The Very Basics of SEO: What It Is, Why It’s Important, Where to Start
If you’ve spent any time reading about how to start a small business, you’ve likely encountered articles telling you that you need good SEO. If you’re confused about what SEO is and what makes it good, but you’re sick of “for dummies” articles that don’t end up telling you anything — read on!
What is SEO?
SEO is how you get found.
The goal of SEO, or “search engine optimization,” is to drive traffic to a website based on its relatability to what users are searching. This is called “organic traffic” — not to be confused with paid results. When a user searches for a thing you have information about, or a service you provide, you want them to find your website.
There are, in general, two kinds of SEO:
• White-hat SEO: Understanding what it is about a website and the content within that makes it user-friendly, creating content that people want to see and distributing it in an ethical way.
• Black-hat SEO: Shady tactics that attempt to manipulate Google’s algorithm and trick it into ranking a website for certain keywords.
That Was Long-Winded, What’s the Takeaway?
SEO helps websites get discovered by users who type queries into Google (and other search engines). Google’s algorithms produce the results pages based on what they determined to be the “best” results.
How Does a Small Business Owner Get Started With SEO?
First — don’t panic. You don’t need to be a technical genius to get the basics of SEO right.
The best advice to new webmasters is actually not to worry about whether they’re building their site “for Google.” Google’s webmaster guidelines say as much.
The first and foremost concern should be: is your content useful, readable, and designed for the user? Is your website the best resource that a user could find when asking a certain question?
Keywords are the basis on which search operates. The only way a search engine knows what a user wants is by analyzing what they typed.
Who are the kinds of people who will enjoy your site and use your services? What are their needs and pain points? Do they have questions? What kinds of things are they likely to put into a search engine?
Think you’ve got answers to those questions? Great! Load up a keyword tool from Moz or SEMrush and test some keywords. There are tons of other SEO tools out there, as well. You can get deep and technical here, but for now just pay attention to the “organic search volume” (how many people search for those words) and the “organic search results” which will show you your competition’s pages.
Generate new content around these keywords that is as helpful to the user as possible.
Offer a service!
If your website only has sales pages, you’ll have a tough time with organic SEO. Sales pages only target motivated buyers, they don’t target people who are on the fence or shopping around. Informational content does that. That’s why it’s so important to think about the kinds of questions potential customers might be asking. What informs them, entertains them, and keeps them up at night? Give them that content.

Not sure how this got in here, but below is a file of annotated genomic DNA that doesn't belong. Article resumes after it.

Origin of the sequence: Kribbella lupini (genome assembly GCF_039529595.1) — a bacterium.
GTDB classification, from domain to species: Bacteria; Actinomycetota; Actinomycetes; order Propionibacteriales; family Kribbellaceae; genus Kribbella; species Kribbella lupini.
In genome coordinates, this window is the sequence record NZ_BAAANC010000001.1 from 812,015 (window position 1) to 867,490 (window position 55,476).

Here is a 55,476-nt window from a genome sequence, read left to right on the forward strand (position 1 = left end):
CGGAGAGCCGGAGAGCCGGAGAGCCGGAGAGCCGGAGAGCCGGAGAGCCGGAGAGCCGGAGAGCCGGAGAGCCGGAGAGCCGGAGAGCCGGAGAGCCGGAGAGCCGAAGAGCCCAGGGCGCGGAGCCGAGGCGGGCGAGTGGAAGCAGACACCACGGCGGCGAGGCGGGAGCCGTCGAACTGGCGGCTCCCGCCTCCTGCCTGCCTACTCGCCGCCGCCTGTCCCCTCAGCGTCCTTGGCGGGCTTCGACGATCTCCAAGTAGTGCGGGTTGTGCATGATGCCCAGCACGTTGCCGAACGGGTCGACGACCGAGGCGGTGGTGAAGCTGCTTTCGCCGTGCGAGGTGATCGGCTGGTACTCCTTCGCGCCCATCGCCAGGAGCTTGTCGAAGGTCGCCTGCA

Provide a service to your users before selling your company. Users who stay on your site to read are not only more likely to convert into a customer, but they send good signals to Google about how useful your content is to them.
Along with keywords, links are another big metric in SEO. Links are the community your site exists in. Who, and how many other people like your site enough to link back to it in their blog, resource page, or social media post?
Once you’ve developed a super informative page that answers a question or entertains, it’s time to put it out there. Get in contact with people to see if they will link to your content; other business owners, industry commentators and leaders, bloggers. As a best practice, don’t exchange money with someone for a link on their site (that is not “organic.”) This part is difficult, critical, and time consuming. That’s why so many people outsource SEO.
The Relationship Between Paid and Organic Traffic
When Google logs information about who visits your website, it also records where they come from. Traffic from paid ads and social media are considered separate from organic search traffic.
In general, traffic that you pay for does not affect SEO ranking. Paid advertisements are, however, a much better opportunity to put your sales pages in front of users.
Is there a direct relationship? Well, sort of.
Paid advertising can lead to positive SEO results. If someone finds you via a paid ad, and then independently decides to put your link on their blog, that’s an organic SEO win. There is, however, no direct correlation.
A comprehensive internet marketing strategy will include both paid and organic efforts, as well as social media lead generation strategies. The paid options and in-app social media ads won’t directly improve your SEO, but they’re all vital for a healthy audience.
Don’t panic about how technical people make SEO sound. At its core, SEO is about usability and how people interact with you online. So, for now, make your website user friendly, generate authoritative, creative content, and actively share it with people who have an interest in it.
Combine those efforts with your paid search engine and social media ads, and you’re on your way to high internet visibility.
Photo courtesy of Pexels user Pixabay